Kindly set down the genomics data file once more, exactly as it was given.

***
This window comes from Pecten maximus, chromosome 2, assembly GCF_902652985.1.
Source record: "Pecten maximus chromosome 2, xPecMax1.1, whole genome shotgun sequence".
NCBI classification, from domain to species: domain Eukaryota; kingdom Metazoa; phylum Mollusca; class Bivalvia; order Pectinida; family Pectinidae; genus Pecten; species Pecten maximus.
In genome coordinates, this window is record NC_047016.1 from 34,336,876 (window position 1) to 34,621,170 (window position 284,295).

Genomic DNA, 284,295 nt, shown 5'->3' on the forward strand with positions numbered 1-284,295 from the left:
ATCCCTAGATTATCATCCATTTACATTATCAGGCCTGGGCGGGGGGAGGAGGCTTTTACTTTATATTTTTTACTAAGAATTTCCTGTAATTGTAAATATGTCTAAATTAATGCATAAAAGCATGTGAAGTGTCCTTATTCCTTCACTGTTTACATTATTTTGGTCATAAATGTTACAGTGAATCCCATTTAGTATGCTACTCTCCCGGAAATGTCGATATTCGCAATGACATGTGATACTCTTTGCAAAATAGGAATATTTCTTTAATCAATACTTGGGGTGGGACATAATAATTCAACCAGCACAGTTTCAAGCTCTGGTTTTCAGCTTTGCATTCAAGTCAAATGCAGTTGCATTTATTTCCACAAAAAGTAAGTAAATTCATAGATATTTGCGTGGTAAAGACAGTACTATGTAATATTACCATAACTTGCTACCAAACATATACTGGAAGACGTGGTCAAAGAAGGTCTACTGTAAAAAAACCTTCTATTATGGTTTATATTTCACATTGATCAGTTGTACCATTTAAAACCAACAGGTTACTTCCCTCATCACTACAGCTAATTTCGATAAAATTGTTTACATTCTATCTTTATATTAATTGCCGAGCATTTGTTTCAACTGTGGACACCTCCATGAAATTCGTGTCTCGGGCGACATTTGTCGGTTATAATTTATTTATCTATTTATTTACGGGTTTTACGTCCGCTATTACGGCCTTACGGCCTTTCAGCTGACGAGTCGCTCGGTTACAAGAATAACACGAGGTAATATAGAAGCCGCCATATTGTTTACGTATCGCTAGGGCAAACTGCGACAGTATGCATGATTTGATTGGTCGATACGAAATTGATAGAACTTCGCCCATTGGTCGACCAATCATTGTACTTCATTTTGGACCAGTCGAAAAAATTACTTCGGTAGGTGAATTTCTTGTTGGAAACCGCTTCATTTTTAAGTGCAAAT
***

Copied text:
This window comes from Pecten maximus, chromosome 2, assembly GCF_902652985.1.
Source record: "Pecten maximus chromosome 2, xPecMax1.1, whole genome shotgun sequence".
NCBI classification, from domain to species: domain Eukaryota; kingdom Metazoa; phylum Mollusca; class Bivalvia; order Pectinida; family Pectinidae; genus Pecten; species Pecten maximus.
In genome coordinates, this window is record NC_047016.1 from 34,336,876 (window position 1) to 34,621,170 (window position 284,295).

Genomic DNA, 284,295 nt, shown 5'->3' on the forward strand with positions numbered 1-284,295 from the left:
ATCCCTAGATTATCATCCATTTACATTATCAGGCCTGGGCGGGGGGAGGAGGCTTTTACTTTATATTTTTTACTAAGAATTTCCTGTAATTGTAAATATGTCTAAATTAATGCATAAAAGCATGTGAAGTGTCCTTATTCCTTCACTGTTTACATTATTTTGGTCATAAATGTTACAGTGAATCCCATTTAGTATGCTACTCTCCCGGAAATGTCGATATTCGCAATGACATGTGATACTCTTTGCAAAATAGGAATATTTCTTTAATCAATACTTGGGGTGGGACATAATAATTCAACCAGCACAGTTTCAAGCTCTGGTTTTCAGCTTTGCATTCAAGTCAAATGCAGTTGCATTTATTTCCACAAAAAGTAAGTAAATTCATAGATATTTGCGTGGTAAAGACAGTACTATGTAATATTACCATAACTTGCTACCAAACATATACTGGAAGACGTGGTCAAAGAAGGTCTACTGTAAAAAAACCTTCTATTATGGTTTATATTTCACATTGATCAGTTGTACCATTTAAAACCAACAGGTTACTTCCCTCATCACTACAGCTAATTTCGATAAAATTGTTTACATTCTATCTTTATATTAATTGCCGAGCATTTGTTTCAACTGTGGACACCTCCATGAAATTCGTGTCTCGGGCGACATTTGTCGGTTATAATTTATTTATCTATTTATTTACGGGTTTTACGTCCGCTATTACGGCCTTACGGCCTTTCAGCTGACGAGTCGCTCGGTTACAAGAATAACACGAGGTAATATAGAAGCCGCCATATTGTTTACGTATCGCTAGGGCAAACTGCGACAGTATGCATGATTTGATTGGTCGATACGAAATTGATAGAACTTCGCCCATTGGTCGACCAATCATTGTACTTCATTTTGGACCAGTCGAAAAAATTACTTCGGTAGGTGAATTTCTTGTTGGAAACCGCTTCATTTTTAAGTGCAAAT